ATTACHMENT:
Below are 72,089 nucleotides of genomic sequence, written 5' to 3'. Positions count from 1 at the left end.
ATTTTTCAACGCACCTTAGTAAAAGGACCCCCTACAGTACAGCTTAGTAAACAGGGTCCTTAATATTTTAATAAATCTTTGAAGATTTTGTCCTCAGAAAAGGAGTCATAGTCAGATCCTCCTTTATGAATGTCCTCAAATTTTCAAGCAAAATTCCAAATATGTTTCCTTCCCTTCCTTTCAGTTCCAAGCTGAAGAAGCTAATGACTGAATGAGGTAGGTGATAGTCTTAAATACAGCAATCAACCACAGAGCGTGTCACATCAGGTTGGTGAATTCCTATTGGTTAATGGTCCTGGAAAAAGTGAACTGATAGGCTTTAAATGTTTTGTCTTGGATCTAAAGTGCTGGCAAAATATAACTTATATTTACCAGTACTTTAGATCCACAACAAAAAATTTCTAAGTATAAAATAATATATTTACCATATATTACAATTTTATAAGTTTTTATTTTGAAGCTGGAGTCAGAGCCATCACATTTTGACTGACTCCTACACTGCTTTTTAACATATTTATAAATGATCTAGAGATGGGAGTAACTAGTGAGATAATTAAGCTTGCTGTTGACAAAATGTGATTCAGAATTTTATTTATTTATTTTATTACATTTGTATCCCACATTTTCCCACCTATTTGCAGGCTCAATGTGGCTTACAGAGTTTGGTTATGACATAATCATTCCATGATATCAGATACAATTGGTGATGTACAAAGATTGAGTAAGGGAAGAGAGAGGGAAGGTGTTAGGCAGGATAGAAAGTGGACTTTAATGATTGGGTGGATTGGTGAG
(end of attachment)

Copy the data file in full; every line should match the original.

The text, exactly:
Below are 72,089 nucleotides of genomic sequence, written 5' to 3'. Positions count from 1 at the left end.
ATTTTTCAACGCACCTTAGTAAAAGGACCCCCTACAGTACAGCTTAGTAAACAGGGTCCTTAATATTTTAATAAATCTTTGAAGATTTTGTCCTCAGAAAAGGAGTCATAGTCAGATCCTCCTTTATGAATGTCCTCAAATTTTCAAGCAAAATTCCAAATATGTTTCCTTCCCTTCCTTTCAGTTCCAAGCTGAAGAAGCTAATGACTGAATGAGGTAGGTGATAGTCTTAAATACAGCAATCAACCACAGAGCGTGTCACATCAGGTTGGTGAATTCCTATTGGTTAATGGTCCTGGAAAAAGTGAACTGATAGGCTTTAAATGTTTTGTCTTGGATCTAAAGTGCTGGCAAAATATAACTTATATTTACCAGTACTTTAGATCCACAACAAAAAATTTCTAAGTATAAAATAATATATTTACCATATATTACAATTTTATAAGTTTTTATTTTGAAGCTGGAGTCAGAGCCATCACATTTTGACTGACTCCTACACTGCTTTTTAACATATTTATAAATGATCTAGAGATGGGAGTAACTAGTGAGATAATTAAGCTTGCTGTTGACAAAATGTGATTCAGAATTTTATTTATTTATTTTATTACATTTGTATCCCACATTTTCCCACCTATTTGCAGGCTCAATGTGGCTTACAGAGTTTGGTTATGACATAATCATTCCATGATATCAGATACAATTGGTGATGTACAAAGATTGAGTAAGGGAAGAGAGAGGGAAGGTGTTAGGCAGGATAGAAAGTGGACTTTAATGATTGGGTGGATTGGTGAG